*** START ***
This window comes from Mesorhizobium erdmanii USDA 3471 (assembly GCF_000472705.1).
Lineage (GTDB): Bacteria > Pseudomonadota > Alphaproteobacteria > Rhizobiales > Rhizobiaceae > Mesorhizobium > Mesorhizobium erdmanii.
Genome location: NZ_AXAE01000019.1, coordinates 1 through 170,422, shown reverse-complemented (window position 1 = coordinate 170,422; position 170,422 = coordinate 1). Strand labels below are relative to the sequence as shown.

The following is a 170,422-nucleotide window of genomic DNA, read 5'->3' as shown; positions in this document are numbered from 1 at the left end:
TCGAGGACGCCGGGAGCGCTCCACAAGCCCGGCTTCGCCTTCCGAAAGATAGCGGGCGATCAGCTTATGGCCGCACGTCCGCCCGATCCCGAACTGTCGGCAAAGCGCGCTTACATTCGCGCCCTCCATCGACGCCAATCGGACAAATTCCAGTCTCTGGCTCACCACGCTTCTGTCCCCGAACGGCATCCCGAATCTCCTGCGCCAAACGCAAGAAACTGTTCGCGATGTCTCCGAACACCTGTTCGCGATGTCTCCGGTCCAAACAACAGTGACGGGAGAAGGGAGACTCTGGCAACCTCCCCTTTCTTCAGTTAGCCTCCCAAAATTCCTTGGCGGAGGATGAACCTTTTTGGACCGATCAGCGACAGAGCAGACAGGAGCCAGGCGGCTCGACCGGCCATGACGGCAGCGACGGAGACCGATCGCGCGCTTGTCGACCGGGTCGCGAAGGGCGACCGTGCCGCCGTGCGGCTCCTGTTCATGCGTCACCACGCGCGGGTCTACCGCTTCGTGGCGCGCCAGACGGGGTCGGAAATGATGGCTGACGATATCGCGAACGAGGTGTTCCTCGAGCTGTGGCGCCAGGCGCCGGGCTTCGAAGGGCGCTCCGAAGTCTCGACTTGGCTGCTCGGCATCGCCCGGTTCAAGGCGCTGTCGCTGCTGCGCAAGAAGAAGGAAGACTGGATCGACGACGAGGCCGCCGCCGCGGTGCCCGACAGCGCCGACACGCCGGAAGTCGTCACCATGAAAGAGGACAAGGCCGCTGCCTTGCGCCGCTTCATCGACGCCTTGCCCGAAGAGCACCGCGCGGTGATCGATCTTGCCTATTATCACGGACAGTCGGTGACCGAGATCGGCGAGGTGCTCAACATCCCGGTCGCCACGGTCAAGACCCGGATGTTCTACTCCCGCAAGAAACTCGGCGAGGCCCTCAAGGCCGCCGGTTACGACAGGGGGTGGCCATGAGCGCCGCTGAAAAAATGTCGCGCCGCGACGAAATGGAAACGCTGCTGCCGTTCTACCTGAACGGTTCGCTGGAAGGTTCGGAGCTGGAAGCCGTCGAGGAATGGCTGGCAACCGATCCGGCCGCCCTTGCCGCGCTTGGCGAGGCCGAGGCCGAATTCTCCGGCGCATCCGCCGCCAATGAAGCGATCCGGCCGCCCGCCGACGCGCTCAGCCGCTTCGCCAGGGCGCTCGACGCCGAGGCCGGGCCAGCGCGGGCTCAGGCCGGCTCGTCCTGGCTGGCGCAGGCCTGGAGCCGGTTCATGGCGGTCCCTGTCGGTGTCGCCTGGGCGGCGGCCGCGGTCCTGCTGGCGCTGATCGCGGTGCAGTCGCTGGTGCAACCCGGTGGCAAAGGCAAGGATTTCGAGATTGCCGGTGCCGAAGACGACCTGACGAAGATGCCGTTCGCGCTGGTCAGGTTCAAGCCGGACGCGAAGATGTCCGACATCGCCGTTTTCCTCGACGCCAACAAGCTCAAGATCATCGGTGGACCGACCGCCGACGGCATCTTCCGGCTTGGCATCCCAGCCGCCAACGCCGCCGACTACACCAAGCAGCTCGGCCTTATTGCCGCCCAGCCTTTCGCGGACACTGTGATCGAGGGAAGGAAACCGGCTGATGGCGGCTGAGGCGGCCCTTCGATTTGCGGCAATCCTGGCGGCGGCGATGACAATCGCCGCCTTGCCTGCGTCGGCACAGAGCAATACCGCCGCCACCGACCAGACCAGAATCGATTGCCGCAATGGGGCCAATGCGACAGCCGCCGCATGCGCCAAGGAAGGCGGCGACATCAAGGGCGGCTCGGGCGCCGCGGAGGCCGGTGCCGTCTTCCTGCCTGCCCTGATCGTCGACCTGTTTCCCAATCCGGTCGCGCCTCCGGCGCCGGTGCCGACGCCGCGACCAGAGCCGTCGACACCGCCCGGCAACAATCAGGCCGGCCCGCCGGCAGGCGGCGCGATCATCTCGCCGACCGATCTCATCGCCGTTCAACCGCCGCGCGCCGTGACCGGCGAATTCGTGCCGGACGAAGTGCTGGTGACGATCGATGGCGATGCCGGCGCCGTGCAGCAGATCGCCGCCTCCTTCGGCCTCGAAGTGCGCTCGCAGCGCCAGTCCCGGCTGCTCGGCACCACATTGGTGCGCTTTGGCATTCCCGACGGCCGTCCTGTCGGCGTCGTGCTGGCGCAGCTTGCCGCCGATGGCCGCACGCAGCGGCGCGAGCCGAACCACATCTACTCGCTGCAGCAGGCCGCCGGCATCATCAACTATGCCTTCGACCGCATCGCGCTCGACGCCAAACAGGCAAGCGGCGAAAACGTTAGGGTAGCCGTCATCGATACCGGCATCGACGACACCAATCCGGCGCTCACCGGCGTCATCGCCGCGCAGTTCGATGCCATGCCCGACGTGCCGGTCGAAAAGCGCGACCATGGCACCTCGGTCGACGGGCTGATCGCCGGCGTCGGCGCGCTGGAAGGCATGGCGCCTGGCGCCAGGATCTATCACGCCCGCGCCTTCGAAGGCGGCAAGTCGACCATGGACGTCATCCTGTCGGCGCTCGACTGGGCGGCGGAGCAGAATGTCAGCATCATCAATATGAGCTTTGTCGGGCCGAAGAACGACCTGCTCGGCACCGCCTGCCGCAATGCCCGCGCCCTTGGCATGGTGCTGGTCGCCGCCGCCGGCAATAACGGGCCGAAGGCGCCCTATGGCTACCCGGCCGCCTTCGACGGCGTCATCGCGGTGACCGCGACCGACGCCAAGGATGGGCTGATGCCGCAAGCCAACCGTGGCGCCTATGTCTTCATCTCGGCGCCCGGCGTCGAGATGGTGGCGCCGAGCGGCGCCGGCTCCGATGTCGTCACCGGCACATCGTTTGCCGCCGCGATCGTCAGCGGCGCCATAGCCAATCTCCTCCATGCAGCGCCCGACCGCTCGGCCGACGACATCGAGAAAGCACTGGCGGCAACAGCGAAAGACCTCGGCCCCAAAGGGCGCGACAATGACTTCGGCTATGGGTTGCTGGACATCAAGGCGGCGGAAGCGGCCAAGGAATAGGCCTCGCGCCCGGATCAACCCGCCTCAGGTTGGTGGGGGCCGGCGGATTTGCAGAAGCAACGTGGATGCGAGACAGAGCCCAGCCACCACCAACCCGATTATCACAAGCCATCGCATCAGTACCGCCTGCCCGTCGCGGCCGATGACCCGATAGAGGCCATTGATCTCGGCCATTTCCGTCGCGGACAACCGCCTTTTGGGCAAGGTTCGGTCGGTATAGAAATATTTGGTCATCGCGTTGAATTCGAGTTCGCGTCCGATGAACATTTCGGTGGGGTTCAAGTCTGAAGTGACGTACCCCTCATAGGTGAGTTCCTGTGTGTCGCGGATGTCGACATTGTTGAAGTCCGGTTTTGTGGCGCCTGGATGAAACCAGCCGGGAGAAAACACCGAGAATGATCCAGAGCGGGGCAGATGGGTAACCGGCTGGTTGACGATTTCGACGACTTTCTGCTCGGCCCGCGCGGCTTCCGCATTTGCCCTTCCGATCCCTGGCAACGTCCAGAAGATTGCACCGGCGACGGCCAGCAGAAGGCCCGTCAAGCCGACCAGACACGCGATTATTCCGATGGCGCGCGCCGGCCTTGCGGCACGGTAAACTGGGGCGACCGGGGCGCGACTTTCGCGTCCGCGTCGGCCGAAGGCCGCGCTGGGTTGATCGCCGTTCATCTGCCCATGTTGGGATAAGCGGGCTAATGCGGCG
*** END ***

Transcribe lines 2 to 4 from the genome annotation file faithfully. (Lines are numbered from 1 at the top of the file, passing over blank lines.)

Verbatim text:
Lineage (GTDB): Bacteria > Pseudomonadota > Alphaproteobacteria > Rhizobiales > Rhizobiaceae > Mesorhizobium > Mesorhizobium erdmanii.
Genome location: NZ_AXAE01000019.1, coordinates 1 through 170,422, shown reverse-complemented (window position 1 = coordinate 170,422; position 170,422 = coordinate 1). Strand labels below are relative to the sequence as shown.

The following is a 170,422-nucleotide window of genomic DNA, read 5'->3' as shown; positions in this document are numbered from 1 at the left end: